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Cooking Without The ‘Bam’ | Table Talk | Midweek.com

Cooking Without The ‘Bam’

Jo McGarry
By .(JavaScript must be enabled to view this email address)
Wednesday - April 27, 2005
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I can honestly say I’ve had it with Emeril on TV.

I’m sure he’s a lovely man and that if I met him in person we’d get along famously, but I just can’t stand to hear him “bamming” anymore. And the audience “participation” is driving me mad. A Jerry Springer group in nicer clothes who go crazy at the mere mention of the word garlic and who hyperventilate at the sight of Emeril’s essence is almost too much to take. I can’t watch anymore.

And while we’re on the subject, I can’t watch the ubiquitous Rachel Ray anymore either. I swear if I see her stuff another bite of a sandwich into her mouth and then try to speak with food spilling out (Mmmmmmm ifff iff thooo good) I’m taking a cleaver to the TV.


Chef Wayne Hirabayashi

But the program that has truly run its course is The Iron Chef. A couple of years ago this was a hoot. The odd judging panel, made up of Japanese actresses with bad perms, and the even odder food critics were as strange a break from the unusual kitchen stadium capers as the interpreters and chefs themselves.

Today, there’s even an Iron Chef America, which takes itself way too seriously.

I mean, do you really care that there are seven different ways to serve the inside of a jellyfish? Are you up late at night craving ways to make sea cucumber and tripe seem more presentable to your family?

Somehow I don’t think so.

But anyway you look at it, we are a nation with an unquenchable thirst for culinary knowledge. So for those in pursuit of that knowledge with a little local expertise, I offer some cooking classes available right here. They range from short and simple to expensive and involved, but all of them are fun and very worthwhile.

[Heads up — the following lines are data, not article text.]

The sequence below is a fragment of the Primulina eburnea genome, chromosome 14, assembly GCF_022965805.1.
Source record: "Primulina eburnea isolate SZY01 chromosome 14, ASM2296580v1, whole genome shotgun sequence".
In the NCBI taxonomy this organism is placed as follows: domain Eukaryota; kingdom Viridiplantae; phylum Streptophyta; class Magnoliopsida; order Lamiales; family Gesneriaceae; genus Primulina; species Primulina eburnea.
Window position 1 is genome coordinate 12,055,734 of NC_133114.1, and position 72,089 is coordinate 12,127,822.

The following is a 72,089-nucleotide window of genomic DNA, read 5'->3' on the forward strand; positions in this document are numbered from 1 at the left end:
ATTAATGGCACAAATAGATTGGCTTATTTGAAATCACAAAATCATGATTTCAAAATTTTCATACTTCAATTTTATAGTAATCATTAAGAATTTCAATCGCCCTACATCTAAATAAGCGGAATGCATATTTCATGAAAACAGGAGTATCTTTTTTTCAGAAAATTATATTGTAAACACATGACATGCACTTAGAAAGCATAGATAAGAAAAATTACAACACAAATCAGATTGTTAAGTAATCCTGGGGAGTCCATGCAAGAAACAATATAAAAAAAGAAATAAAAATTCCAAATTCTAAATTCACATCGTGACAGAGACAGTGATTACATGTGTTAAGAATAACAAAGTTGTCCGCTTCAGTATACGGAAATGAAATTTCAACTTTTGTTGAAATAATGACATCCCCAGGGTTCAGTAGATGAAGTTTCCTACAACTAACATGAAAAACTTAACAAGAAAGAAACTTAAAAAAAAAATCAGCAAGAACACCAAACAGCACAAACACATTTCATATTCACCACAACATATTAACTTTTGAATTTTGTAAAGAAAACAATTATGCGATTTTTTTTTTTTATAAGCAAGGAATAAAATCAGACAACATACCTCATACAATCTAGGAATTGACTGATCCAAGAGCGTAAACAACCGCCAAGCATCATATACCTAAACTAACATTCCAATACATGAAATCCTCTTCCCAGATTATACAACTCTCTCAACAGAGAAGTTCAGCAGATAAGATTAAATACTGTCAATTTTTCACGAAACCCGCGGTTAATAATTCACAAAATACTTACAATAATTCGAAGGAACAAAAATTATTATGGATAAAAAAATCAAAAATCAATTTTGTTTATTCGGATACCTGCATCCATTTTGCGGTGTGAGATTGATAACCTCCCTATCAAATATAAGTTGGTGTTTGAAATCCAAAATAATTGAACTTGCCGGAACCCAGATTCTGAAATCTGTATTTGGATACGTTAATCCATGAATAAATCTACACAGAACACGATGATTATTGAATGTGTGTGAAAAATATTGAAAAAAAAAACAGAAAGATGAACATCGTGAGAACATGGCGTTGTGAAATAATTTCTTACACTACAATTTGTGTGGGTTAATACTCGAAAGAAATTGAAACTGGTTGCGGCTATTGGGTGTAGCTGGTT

Classes at Kapiolani Community College cover a range of subjects from the basics of cooking with chef Grant Sato to classes in Thai cuisine and the preparation of healthy, low-fat meals. The college also offers baking classes, where you can improve technique and learn the tricks of the trade, and there’s even a farmers’market class where day students go shopping with an instructor, choose local ingredients and then head over to the classroom to cook and eat lunch.

At Café Sistina, popular Italian chef and artist Sergio Mitrotti is poised to begin a series of Saturday morning classes where guests can learn the basics of creating creating the perfect Italian meal.

And at 3660 On the Rise, Russell Siu presents an ongoing series of cooking classes that show students how to make classic dishes — with an all-important sampling at the end. These classes are now so popular they almost always sell out.

And for those who love to go behind the scenes while learning secrets of favorite restaurants, the Kahala Culinary Academy is the place to go. Executive Chef Wayne Hirabayashi and his wellqualified team of sous chefs get up early Saturday mornings to present a series of classes that allow participants into the kitchens at Kahala Mandarin Oriental, while covering a host of truly interesting topics.

I went to a couple of these a few years ago when the hotel was first introducing the concept and found them to be immensely enjoyable — we sat outside in the dining room, grouped around the open kitchen for part of the class, ventured into the kitchen with Wayne to experience various ways of food preparation and cooking methods — including use of the tandoori oven and the kiawe grill — and ended the morning by having lunch.

The new term starts in May and features Mastering the Perfect Brunch, Hoku’s Secrets ( where you can learn how to make lobster corn chowder, diver scallops and osso bucco) and a Healthy Choice class where breakfast is the feature. Classes start at about $65 and are held every Saturday from 11 a.m. to 2 p.m.

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